Top 5 spend management KPIs and metrics you need to track
Globally, business leaders are rethinking their strategies in the volatile market scenarios caused by the looming recession, rising inflation, and geopolitical tensions. Every dollar spent comes under intense scrutiny. Hence, the Chief Financial Officers (CFOs) have their backs against the wall. They must generate cash flow and ensure profitability while balancing growth and innovation, even as they find ways to tighten their company’s purse strings.
According to a recent Deloitte press release on their CFO Signals survey, 52% of CFOs surveyed indicated cost management as their top priority for 2023, followed by financial performance (50%) and growth (38%). The CFOs depend on their Chief Purchase Officers (CPOs) to achieve these goals. Whether postponing purchases, evaluating suppliers, or renegotiating contracts, spend visibility is imperative for decision-making. Spend management has always been a key focus area for organisations. However, in the present scenario, it moves beyond being a mere practice to control business spends, to become a tactical weapon. It can help achieve business goals by improving cash, controlling costs, and building resilience for the long term.
Many organisations set up spend control towers for centralised spend monitoring to sail through the pandemic uncertainty. Insights generated by spend analytic tools played a vital role in the success of these centres. In the new normal, the success of these centres depends a lot on the clarity of the Key Performance Indicators (KPIs) to track. The KPIs may vary depending on the industry, size, geography, and business goals. Here are five spend management KPIs based on general best practices that can help business leaders make better decisions.
Also called rogue spending, maverick spending indicates purchases outside the ratified organisational purchase policies without involving the purchase department. These purchases may be from unapproved suppliers at higher rates than the negotiated ones. A maverick spend report by Hackett group states that some organisations report up to 16% losses in negotiated savings due to this factor. It happens due to a lack of guided buying tools, a non-compliant mentality of employees, or the complexity and ineffectiveness of the existing processes.
While there is a significant hit on the planned savings, it also leads to other issues. For example, the unapproved supplier can provide low-quality services or goods, leading to customer dissatisfaction. If it’s a software purchase, there could be security concerns and even audit non-compliances. Tracking this metric can help streamline organisational purchases to control costs significantly as well as mitigate other negative impacts.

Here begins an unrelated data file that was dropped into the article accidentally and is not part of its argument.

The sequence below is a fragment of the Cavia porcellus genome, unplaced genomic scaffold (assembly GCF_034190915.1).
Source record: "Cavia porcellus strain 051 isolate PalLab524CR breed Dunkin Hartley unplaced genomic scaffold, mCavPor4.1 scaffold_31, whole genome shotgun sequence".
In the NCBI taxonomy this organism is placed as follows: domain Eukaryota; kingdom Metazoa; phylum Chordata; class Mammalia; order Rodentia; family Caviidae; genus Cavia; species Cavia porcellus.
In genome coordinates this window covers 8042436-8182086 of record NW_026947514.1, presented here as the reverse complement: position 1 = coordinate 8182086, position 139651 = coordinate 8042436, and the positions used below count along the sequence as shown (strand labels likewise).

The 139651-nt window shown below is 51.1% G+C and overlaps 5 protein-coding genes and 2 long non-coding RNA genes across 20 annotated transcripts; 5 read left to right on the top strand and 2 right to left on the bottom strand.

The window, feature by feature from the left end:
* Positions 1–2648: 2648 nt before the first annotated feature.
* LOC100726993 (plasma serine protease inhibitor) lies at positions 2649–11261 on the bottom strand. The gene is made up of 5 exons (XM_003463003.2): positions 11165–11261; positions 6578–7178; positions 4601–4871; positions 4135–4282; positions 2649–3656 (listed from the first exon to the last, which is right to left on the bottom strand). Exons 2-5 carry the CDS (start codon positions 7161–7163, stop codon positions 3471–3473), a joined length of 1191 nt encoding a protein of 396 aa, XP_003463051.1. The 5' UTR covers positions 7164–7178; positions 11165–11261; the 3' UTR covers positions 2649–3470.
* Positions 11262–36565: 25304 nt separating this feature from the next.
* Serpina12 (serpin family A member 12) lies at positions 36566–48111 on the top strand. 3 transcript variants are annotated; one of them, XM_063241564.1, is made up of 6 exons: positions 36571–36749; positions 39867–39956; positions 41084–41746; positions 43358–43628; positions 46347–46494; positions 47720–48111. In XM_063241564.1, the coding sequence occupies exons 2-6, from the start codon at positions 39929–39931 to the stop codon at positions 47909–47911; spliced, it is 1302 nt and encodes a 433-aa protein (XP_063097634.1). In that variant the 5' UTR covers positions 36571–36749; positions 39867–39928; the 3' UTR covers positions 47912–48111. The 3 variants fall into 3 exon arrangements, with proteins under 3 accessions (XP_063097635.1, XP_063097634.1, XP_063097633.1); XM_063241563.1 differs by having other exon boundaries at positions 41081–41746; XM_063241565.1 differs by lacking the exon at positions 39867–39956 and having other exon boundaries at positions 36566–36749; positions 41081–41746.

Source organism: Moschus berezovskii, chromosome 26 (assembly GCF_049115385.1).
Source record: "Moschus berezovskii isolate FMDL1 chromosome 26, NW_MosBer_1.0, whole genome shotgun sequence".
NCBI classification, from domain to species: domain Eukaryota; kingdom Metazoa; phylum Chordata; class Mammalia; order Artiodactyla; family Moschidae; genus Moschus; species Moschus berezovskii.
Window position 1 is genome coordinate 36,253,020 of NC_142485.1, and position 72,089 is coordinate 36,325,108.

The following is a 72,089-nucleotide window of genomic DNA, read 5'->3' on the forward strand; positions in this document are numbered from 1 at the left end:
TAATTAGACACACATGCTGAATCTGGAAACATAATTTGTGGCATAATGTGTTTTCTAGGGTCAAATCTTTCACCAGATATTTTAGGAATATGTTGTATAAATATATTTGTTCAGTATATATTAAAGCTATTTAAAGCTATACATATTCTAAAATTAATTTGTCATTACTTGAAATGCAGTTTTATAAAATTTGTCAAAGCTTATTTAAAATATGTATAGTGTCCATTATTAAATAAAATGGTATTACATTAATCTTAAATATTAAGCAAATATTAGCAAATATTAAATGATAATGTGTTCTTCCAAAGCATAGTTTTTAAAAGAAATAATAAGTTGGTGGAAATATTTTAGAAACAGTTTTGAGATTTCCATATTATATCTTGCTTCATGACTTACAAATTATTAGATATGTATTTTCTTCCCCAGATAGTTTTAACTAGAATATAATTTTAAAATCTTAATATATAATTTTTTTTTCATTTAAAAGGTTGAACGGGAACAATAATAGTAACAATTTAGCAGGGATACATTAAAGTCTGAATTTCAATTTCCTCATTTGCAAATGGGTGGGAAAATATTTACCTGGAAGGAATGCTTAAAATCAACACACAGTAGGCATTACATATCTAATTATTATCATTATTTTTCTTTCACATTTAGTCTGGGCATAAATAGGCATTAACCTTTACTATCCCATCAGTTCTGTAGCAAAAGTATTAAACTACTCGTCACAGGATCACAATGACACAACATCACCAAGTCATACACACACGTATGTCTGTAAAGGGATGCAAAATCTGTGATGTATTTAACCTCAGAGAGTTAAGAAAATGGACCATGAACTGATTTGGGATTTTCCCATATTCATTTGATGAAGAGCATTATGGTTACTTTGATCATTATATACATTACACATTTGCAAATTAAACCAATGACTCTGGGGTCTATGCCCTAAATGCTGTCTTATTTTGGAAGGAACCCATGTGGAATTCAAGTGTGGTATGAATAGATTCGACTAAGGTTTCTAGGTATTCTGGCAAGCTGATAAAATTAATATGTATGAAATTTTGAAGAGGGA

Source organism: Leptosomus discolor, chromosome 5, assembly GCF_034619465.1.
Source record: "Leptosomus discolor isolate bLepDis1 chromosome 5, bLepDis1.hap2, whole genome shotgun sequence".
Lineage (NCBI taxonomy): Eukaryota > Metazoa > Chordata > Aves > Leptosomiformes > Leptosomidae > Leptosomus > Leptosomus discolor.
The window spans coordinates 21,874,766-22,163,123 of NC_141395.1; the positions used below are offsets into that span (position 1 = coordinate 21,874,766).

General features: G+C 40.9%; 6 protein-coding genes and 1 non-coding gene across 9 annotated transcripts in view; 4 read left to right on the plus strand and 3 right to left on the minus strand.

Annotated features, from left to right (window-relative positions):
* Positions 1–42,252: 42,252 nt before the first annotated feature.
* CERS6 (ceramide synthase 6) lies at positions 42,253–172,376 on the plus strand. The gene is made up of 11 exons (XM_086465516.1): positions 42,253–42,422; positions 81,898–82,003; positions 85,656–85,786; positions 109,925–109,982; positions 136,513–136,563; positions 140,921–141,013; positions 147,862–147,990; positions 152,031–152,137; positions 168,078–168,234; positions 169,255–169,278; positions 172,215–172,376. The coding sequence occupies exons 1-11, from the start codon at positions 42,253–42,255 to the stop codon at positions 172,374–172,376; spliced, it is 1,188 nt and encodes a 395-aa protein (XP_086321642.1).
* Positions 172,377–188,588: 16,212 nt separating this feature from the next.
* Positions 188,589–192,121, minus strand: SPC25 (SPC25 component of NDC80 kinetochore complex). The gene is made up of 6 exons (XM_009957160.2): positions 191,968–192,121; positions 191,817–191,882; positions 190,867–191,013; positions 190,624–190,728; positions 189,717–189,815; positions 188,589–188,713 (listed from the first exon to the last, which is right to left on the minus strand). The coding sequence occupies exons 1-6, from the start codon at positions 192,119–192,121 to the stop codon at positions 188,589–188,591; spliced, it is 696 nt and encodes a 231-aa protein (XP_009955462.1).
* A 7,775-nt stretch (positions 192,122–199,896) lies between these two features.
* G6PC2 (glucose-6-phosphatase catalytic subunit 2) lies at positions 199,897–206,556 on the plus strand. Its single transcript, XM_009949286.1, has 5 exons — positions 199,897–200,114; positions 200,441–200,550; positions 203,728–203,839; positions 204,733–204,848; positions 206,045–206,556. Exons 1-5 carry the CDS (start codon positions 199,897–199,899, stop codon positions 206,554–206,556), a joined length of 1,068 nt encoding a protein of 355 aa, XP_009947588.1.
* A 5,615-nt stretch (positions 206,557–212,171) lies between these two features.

This KPI helps identify, categorise, and monitor suppliers and as a result, streamline purchases through better deals. Ideally, it is not advisable to have many suppliers. However, disruptions caused by the pandemic emphasised the need for building resilience in supply chains through backups. The key is determining an optimum number of suppliers for purchases under agreed terms. Classify the suppliers based on quality, pricing, response time, etc., with metrics to monitor each aspect.
Ideally, every organisation should track this KPI to ensure that maximum spending happens only through approved suppliers. For organisations that have undergone mergers or acquired other companies, this KPI can help consolidate suppliers to streamline purchases.
To increase savings, organisations need to identify and eliminate unnecessary expenditures. For best results from this KPI, the CPOs must dive into the spend history to track and compare expenses to see if lowering and removing certain expenses helped reduce the spend. It might also be possible to take a proven cost-reduction strategy from a project or department and replicate it in other spaces in an organisation for an across-the-board impact in savings.
Cost avoidance is when organisations avoid the need for a cost altogether. This KPI tracks the savings achieved because of cost avoidance techniques, such as preventive maintenance measures, timely allocation of resources, legal fees, accounting costs, etc. While cost reduction is quantifiable, the cost avoidance KPI tracks soft savings. Hence, it is not easily quantifiable, but it highlights the importance of avoiding short-term setbacks to achieve long-term efficiency.
Spend under management (SUM)
SUM is a management or organisational KPI with immense potential to realise organisational savings goals. It tracks the managed spend of the organisation to know what percentage of it complies with the approved purchase policy. When organisations map this KPI to an identified metric value, it helps find many leakages (maverick spending) to uncover the full potential for unrealised savings. This KPI helps finetune purchase strategies by implementing best practices and creating awareness among all stakeholders to follow purchase guidelines. More importantly, the purchases follow all regulatory compliances.
While there are many more spend management KPIs, those mentioned here are common across many sectors. Most organisations with mature purchase processes rely on automated spend analysis solutions to easily track their spend management KPIs. Stakeholders can identify the required KPIs and set the metric values based on the industry, size, focus areas, etc. AI-powered spend intelligence insights help generate system auto alerts to take corrective actions when a metric crosses a set threshold. By tracking the appropriate KPIs, business leaders gain vital spend visibility to make data-driven decisions that reduce risks, streamline operations, and identify more savings opportunities to achieve the set goals.
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